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Title: Baby DollSummer Book Review Logo
Author: Hollie Overton
ISBN: 9780316268714
No. of Pages: 288
Genre: Thriller
Origins: Redhook
Release Date: 12 July 2016


“Escape was just the beginning.

Held captive for eight years, Lily has grown from a teenager to an adult in a small basement prison. Her daughter Sky has been a captive her whole life. But one day their captor leaves the deadbolt unlocked.

This is what happens next… to Lily, to her twin sister, to her mother, to her daughter — and to her captor.”

My Thoughts: The genre of thriller is a tough one. Thrillers, good ones anyway, have just the right balance of mystery and danger. There are sympathetic characters whose imminent danger enhances the suspense. The plot needs to be believable. The setting needs to be just right in order to set the proper tone. To make matters worse, it needs to compete against every single thriller out there. Hollie Overton’s debut novel faces a tremendous challenge in setting itself apart from the other amazing thrillers releasing this summer. Unfortunately, Baby Doll falls just short of meeting that challenge.

For the most part, Ms. Overton does establish many of the credentials necessary to make it a decent thriller. Lily and Sky are extremely sympathetic. She captures Lily’s fears and both of their psychological traumas very well. There is that balance between danger and mystery since Lily’s captor is still out there plotting ways to get either his revenge or return her to captivity. The plot is even mostly believable.

The problem lies in the fact that this story is about more than Lily and Sky and their return to a normal life. It is about more than Lily and Sky and Lily’s twin sister. Were Ms. Overton to stop there and focus on those three, the story would have more power. However, the cast also includes their mother and her issues, old boyfriends, as well as the captor. There is never a chance to get to truly know these characters because the focus flits from one to the other. You do not need insight into all three women in order to understand how traumatizing Lily’s disappearance was for her loved ones left trying to find her, and yet that is what Ms. Overton repeatedly emphasizes. While Lily and Sky are sympathetic, you still do not get to know them very well. There is a superficiality to all of the characters which prevents them from moving beyond a one-dimensional state.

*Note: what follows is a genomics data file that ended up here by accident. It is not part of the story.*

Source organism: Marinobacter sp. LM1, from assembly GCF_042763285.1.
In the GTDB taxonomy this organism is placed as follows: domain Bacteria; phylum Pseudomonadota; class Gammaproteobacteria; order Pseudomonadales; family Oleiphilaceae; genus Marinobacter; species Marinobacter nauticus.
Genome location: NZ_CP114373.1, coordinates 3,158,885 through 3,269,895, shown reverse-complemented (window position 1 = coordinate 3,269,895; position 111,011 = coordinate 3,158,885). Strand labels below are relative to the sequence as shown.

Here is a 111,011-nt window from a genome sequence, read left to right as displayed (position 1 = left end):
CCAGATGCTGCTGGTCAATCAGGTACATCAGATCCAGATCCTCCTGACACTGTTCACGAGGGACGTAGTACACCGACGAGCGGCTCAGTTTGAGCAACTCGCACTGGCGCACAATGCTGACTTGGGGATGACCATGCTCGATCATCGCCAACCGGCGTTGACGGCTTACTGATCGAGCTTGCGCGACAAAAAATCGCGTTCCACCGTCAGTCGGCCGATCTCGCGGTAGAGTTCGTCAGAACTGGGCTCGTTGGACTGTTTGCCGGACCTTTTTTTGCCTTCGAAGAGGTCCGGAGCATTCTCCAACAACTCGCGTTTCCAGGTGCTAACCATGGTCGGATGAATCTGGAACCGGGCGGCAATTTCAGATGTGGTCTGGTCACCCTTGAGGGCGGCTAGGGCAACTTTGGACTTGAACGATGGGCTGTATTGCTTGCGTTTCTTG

There is also an issue with the easy resolution. For the length of captivity and the type of torture to which Lily was daily subjected, it should take years of therapy. The same holds true for Sky, especially as she is someone who has never seen the light of day or seen another person outside of her parents in her entire life. Yet both are thrust into a situation where they are all living with several other people, above ground, and surrounded by press hounds and cameras. The entire situation feels overly simplistic. While Lily and Sky do seek the help they need, they function a bit too well in society almost immediately, to the point where it is becomes almost ridiculous that they are able to go to a mall and get makeovers a day after getting out of the hospital. The whole scenario does not ring true. This is a fairy tale wrapped up in the guise of a thriller.

Temper your expectations however, and Baby Doll is a decent story. The idea of a mother and daughter escaping their captor is a lovely idea and, in this world where the news is almost always negative, it is almost cathartic. We want the happy ending to happen; it is good for our soul. Yet, it just does not make for the best thriller.

Baby Doll by Hollie Overton

BOTTOM LINE: Overly simplistic, lacking realism, and somewhat predictable but still entertaining.

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